MADISON -- Eating less may be good for the health of your brain, and may help keep debilitating ailments such as Alzheimer's and Parkinson's diseases at bay.
That is the message derived from a pathbreaking study that employed a powerful new gene-scanning technique to analyze activity in thousands of genes to create a molecular portrait of the aging brain in mice.
The new study focuses on genetic activity related to two critical regions of the brain: the cerebral cortex, the part of the brain involved in the higher functions of thought, and the cerebellum, the brain structure that helps coordinate motor and muscle function.
Conducted by scientists at the University of Wisconsin-Madison and to be reported in July in the British scientific journal Nature Genetics, the study provides new insight into the cognitive and motor skill deficits that occur with age. The results may also help to explain the basis of common neurological disorders such as Parkinson's and Alzheimer's diseases.
Cheol-Koo Lee, Richard Weindruch and Tomas A. Prolla, all of UW-Madison, profiled the action of 6,347 genes. The scientists charted changes in genetic activity in two groups of aging mice, one group on a standard diet and another group whose diet had been trimmed to 76 percent of the standard diet. The study builds on similar work of aging skeletal muscle by the same group of Wisconsin scientists and reported last year in the journal Science.
The new Wisconsin study shows that a reduced-calorie diet selectively lowers the age-associated increase in the activity of genes that encode inflammatory and free-radical-generated stress responses, says Weindruch, a UW-Madison professor of medicine. Free radicals are highly reactive molecules that circulate in the body and can damage cells over time. Previous studies suggest that both inflammation and free-radical damage may play a role in the onset of Alzheimer's and Parkinson's disease.
The study's findings, Weindruch notes, add to mounting evidence that a reduced-calorie diet, the only known method of slowing aging in several species of animals, not only extends life, but confers health benefits that contribute significantly to a better quality of life in old age.
The study also suggests that basic aging mechanisms in the brain, including inflammation and free radical damage, are shared among different species of animals, including mice, monkeys and humans.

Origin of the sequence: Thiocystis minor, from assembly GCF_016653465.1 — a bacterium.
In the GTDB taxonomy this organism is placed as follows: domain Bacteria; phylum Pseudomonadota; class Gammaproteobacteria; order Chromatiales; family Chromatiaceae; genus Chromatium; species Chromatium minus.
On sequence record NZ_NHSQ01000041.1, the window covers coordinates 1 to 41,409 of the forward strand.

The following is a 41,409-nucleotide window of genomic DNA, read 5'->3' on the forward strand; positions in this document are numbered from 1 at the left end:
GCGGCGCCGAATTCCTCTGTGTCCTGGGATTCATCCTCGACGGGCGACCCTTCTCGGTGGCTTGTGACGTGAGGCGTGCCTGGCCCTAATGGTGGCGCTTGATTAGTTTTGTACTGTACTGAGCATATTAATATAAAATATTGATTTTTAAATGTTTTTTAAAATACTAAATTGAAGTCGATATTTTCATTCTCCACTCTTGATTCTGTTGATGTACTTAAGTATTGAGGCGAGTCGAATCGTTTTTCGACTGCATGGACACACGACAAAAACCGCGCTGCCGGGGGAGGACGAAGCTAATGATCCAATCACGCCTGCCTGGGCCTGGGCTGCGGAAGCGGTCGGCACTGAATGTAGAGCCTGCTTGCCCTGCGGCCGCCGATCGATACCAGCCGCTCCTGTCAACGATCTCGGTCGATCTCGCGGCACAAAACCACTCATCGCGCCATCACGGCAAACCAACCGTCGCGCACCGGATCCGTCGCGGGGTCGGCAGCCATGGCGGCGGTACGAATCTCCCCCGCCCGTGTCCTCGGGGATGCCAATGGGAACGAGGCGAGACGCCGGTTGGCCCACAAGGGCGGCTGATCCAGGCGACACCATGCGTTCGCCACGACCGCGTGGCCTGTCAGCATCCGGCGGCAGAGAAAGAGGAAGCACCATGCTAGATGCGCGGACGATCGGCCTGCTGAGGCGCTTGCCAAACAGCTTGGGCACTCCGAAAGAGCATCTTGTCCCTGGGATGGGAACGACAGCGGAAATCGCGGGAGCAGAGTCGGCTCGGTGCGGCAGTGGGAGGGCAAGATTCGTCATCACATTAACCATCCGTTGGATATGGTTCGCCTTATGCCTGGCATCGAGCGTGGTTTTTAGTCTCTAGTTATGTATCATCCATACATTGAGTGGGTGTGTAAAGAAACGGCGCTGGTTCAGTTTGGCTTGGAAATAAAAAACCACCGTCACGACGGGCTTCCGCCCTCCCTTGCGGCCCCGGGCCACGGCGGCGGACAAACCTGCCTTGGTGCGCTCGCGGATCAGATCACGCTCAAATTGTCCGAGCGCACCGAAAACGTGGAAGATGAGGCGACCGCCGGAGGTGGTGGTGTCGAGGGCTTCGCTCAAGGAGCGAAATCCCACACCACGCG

Scientific opinion on the value of the mouse as a model for human neurological disorders is divided, says Prolla, a UW-Madison professor of genetics. But the Wisconsin study shows that many genes related to inflammation become more active with normal aging, a phenomenon suppressed in mice placed on a low-calorie diet.
"Although it is known that caloric restriction retards certain aspects of aging in the brain, the mechanism is not known," says Weindruch, an authority on caloric restriction and aging. "However, these new findings advance our understanding of caloric restriction's effects on aging in the brain."
Prolla says this new understanding of the relationship between genes and brain health in mice could take on importance as a testing ground for new drugs: "It means we can use mice to screen for drugs that might prevent these processes in humans," Prolla says.
"Gene expression changes observed with aging in the two brain regions can be used to measure the aging process on a tissue-specific and molecular basis," Weindruch says. "This should facilitate the development of interventions -- drugs, dietary modifications -- to retard aging in the brain."
Prolla says the study also indicates that diet alterations may lower the risk of developing some of the most common and debilitating age-associated neurological disorders.
The Wisconsin study depended on a powerful new technology known as the "gene chip," a small DNA-laden plate that, when read with a laser, reveals activity levels for thousands of individual genes at once. The technique can show which genes are in play in a given circumstance. The more than 6,000 genes surveyed for the new Wisconsin study represent 5 percent to 20 percent of the mouse genome.
The Wisconsin group is extending its gene chip studies to monkeys and humans. UW-Madison, at its Wisconsin Regional Primate Research Center, is the site of a decade-old study of rhesus macaques on a reduced-calorie diet.
Terry Devitt 608-262-8282, firstname.lastname@example.org
Additional Contact: Richard Weindruch 608-256-1901, Ext. 11642, email@example.com